During my second and final year at Ruskin I applied to University College, Durham, and for two courses at the University of Manchester. I also put down York and some other place to make up the numbers. Both York and the other place asked me for interview but I declined the requests as both Durham and Manchester left me with three degree courses to choose from, having made their offers as part of their interviews.
I went to Durham with a view to reading Politics and Modern History. The interview was pro-forma as it was made pretty clear right from the start that a college that was almost entirely made up of former public school boys quite fancied having a mature Ruskin student who had left school at 15 and lived in a Manchester council house.
What put me off Durham was the air of Oxford rejection that I noted after the interview when I mooched around the town. I remember calling into the Durham Union Society’s building to confirm at the general office that my Oxford Union card gave me reciprocal rights with Durham’s version. The fellow behind the counter began to make a hissing sound when I mentioned Oxford and said that we probably did that about Durham.
“No, only about Cambridge,” was my reply, which left him looking pretty crestfallen.
My next interview was also for Politics and Modern History, but at Manchester. The interviewer asked me who my tutor was at Ruskin and I replied that the head of the history department was a Dr. Victor Treadwell. He nodded at that and bowled me an easy ball as his next question, but as I answered it I could see that he was not actually taking any notice of my reply.
“Treadwell, did you say Treadwell?”
“Er, yes, he was my tutor and he heads the department.”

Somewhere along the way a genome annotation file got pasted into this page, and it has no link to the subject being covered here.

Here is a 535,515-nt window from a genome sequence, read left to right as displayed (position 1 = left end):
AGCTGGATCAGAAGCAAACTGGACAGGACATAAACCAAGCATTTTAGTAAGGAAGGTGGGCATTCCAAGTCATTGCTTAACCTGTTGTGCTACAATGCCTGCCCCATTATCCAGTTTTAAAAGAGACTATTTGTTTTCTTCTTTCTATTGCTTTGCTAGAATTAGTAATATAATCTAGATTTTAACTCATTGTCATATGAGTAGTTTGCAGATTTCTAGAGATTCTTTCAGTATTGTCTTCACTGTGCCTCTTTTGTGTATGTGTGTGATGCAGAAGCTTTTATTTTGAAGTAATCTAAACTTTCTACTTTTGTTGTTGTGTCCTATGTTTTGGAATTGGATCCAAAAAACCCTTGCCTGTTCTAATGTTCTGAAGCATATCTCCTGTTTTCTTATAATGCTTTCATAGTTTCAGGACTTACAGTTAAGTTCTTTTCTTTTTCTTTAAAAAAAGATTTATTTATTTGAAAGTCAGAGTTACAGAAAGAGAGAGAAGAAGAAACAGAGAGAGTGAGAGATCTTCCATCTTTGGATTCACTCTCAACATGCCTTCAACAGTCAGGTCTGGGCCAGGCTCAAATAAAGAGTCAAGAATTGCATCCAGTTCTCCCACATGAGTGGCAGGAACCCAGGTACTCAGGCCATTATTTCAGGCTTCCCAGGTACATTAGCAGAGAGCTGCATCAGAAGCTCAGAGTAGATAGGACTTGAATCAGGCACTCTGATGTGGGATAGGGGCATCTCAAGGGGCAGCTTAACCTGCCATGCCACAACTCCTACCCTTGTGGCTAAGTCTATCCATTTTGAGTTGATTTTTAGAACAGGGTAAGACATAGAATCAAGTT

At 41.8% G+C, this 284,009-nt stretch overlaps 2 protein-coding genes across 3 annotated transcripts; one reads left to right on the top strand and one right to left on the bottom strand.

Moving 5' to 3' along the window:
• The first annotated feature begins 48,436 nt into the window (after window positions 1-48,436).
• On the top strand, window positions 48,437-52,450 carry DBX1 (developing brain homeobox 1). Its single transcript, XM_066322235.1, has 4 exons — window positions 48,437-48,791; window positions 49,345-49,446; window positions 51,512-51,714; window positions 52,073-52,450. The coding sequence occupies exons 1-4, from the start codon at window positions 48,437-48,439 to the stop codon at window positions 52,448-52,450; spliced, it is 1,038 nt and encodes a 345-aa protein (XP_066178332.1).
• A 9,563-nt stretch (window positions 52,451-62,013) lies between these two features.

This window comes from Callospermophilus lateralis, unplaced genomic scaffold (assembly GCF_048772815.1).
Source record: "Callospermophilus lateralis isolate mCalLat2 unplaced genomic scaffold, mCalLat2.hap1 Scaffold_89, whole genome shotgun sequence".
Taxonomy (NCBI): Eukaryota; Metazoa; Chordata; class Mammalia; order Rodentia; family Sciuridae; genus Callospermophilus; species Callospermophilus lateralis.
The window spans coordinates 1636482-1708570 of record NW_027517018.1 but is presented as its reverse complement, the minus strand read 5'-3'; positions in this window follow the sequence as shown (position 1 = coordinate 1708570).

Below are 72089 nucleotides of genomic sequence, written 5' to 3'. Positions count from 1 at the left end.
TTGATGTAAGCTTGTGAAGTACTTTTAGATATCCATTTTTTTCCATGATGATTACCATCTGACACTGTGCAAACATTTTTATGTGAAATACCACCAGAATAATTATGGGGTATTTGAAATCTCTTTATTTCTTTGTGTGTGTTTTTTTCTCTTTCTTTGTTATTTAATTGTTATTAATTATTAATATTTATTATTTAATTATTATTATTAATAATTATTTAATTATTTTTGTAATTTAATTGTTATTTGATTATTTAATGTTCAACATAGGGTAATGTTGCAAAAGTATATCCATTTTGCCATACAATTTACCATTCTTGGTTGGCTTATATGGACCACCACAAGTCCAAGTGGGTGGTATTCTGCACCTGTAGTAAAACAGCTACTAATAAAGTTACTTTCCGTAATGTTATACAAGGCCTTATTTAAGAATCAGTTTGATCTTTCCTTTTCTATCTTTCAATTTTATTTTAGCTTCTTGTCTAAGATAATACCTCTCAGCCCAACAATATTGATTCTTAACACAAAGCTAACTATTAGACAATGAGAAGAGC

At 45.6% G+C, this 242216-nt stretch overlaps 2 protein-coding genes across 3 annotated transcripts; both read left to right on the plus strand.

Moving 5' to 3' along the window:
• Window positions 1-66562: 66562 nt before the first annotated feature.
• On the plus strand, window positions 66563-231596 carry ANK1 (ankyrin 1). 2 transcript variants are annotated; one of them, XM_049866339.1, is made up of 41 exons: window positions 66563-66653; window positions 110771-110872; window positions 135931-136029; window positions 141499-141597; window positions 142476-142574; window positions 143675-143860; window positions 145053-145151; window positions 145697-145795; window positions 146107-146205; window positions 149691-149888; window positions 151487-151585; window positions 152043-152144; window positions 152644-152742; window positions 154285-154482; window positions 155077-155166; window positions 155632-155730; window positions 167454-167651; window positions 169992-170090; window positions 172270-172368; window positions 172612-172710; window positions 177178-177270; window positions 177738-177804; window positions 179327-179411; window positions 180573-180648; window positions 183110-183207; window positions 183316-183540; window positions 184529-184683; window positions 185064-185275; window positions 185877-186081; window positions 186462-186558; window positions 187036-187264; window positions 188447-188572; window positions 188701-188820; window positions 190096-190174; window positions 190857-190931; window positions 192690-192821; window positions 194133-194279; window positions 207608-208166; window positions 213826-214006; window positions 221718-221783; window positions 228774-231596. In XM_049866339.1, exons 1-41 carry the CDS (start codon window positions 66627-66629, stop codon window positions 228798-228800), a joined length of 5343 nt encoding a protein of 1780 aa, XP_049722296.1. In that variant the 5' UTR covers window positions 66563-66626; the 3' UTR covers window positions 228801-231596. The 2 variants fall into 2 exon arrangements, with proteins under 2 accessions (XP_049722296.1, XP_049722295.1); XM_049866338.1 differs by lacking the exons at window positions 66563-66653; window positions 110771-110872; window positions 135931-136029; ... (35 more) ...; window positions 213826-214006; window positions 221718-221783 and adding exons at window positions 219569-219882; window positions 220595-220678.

He then asked another easy question and as before took no notice of my answer.
“Treadwell… Irish customs policy, eighteenth century?”
“Yes, that’s the man,” I replied.
“Good God! I remember him at a seminar and he said…”
The rest of the interview was taken up with a hymn of praise from a Manchester academic for my Ruskin tutor and ended with the comment: “Well, if you’re good enough for Treadwell, I suppose you’re good enough for us.”
My second interview at Manchester was with the American Studies Department and took place a day or so after Oxford rejected Margaret Thatcher for an honorary degree. Hard though it may be to believe in these internet days, but in 1985 people in Manchester had to wait for letters from Oxford if they wanted the real gossip. So, the interview, such as it was, consisted of telling an ever growing band of Manchester dons just how much fun had been had in Oxford on that glorious day.
People fired questions at me about this or that college and the reaction there, and I realised that they had graduated from those institutions and were hoping for a good bit of first rate, first hand gossip that could be swapped over dinner than evening.
Looking back, I cannot think of any of my Ruskin contemporaries who did not pass from Ruskin to a serious, heavyweight university. Those universities knew enough about Ruskin to know that having managed to get into the college we were a safe bet for an offer.
Ruskin College, Oxford, acted as our gateway to the serious universities and we took full advantage of the fact that the college had given us the chance to have those options that we would not otherwise have had if we had not been able to call ourselves Ruskin students.
Kenneth Bell’s writings are available from Amazon, and the paperback versions can also be ordered via your favourite bookshop. If you want signed copies please drop him a line to firstname.lastname@example.org. He blogs at www.kenbell.info, when the mood takes him.